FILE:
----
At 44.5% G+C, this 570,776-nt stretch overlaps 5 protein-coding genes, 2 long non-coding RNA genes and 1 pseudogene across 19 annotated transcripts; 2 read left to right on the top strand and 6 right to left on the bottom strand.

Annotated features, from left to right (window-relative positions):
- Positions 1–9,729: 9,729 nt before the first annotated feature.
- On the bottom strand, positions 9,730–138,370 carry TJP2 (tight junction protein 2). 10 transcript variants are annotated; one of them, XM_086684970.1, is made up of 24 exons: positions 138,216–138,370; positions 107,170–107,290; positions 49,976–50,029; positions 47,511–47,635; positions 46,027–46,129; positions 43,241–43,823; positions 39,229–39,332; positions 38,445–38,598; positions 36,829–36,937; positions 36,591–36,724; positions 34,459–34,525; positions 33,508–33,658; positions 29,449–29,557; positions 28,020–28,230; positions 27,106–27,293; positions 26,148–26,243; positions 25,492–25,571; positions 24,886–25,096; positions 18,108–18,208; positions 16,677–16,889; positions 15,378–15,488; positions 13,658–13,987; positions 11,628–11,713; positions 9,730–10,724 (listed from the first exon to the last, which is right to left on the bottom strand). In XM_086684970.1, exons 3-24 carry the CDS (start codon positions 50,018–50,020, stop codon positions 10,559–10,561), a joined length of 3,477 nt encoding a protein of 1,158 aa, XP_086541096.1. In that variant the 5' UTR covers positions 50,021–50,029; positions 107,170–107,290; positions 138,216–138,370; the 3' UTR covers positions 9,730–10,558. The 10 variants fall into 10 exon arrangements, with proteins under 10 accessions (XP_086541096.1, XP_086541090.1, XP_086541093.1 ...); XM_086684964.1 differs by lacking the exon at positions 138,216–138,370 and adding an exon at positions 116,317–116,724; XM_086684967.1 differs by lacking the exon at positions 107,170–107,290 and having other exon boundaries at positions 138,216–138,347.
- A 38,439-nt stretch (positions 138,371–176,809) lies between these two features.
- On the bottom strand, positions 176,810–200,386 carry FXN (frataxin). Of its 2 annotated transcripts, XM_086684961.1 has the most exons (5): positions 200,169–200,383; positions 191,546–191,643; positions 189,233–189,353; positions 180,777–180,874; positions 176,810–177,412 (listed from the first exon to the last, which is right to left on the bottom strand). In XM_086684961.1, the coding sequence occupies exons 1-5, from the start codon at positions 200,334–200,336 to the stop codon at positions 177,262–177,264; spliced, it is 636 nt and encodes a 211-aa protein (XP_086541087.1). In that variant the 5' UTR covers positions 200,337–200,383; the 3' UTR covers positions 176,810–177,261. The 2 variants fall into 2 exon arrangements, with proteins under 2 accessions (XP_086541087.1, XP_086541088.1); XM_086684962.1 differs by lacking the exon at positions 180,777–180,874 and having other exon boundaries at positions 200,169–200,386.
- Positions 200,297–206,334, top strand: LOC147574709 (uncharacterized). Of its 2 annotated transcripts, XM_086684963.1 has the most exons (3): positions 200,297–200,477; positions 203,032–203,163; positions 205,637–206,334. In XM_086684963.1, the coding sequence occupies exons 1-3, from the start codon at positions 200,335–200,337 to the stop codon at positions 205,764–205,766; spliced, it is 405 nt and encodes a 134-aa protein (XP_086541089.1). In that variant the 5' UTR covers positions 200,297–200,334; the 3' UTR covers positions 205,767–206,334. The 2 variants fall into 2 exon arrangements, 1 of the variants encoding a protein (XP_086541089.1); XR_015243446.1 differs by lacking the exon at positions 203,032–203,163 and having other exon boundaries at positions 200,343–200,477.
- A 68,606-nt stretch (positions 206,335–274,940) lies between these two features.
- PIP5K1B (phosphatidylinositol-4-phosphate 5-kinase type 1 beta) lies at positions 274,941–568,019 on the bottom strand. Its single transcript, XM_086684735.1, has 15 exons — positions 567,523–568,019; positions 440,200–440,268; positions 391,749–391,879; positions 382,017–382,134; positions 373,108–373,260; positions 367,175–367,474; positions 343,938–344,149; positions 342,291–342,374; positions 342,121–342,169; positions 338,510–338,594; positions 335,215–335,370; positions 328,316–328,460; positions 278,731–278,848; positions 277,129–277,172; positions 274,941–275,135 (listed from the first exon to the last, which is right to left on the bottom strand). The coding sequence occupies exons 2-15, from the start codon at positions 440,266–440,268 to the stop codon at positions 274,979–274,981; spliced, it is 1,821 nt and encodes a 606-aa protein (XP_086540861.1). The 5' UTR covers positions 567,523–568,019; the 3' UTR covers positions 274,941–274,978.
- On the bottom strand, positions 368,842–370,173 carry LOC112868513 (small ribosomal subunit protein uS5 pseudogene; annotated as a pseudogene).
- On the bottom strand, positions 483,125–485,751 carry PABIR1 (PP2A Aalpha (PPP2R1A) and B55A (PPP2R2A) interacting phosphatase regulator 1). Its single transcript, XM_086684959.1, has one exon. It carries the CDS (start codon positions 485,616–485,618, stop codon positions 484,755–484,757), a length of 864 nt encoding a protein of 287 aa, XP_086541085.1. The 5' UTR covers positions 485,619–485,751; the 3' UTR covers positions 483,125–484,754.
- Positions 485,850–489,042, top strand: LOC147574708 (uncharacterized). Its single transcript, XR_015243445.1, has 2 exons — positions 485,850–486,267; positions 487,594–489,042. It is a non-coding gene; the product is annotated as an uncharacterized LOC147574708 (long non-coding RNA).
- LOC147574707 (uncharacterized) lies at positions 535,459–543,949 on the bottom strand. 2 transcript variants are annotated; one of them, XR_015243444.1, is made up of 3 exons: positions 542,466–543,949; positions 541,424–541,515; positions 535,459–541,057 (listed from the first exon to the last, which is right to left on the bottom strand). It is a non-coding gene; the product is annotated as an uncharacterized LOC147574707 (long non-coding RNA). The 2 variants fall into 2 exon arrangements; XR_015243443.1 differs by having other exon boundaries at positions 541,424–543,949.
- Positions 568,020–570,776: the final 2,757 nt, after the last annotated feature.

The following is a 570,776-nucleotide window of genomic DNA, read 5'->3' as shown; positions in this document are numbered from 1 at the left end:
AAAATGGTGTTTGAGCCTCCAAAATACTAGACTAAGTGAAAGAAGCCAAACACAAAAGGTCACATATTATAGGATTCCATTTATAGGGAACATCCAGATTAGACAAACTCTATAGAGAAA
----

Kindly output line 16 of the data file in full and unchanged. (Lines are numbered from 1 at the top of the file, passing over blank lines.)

AAAATGGTGTTTGAGCCTCCAAAATACTAGACTAAGTGAAAGAAGCCAAACACAAAAGGTCACATATTATAGGATTCCATTTATAGGGAACATCCAGATTAGACAAACTCTATAGAGAAA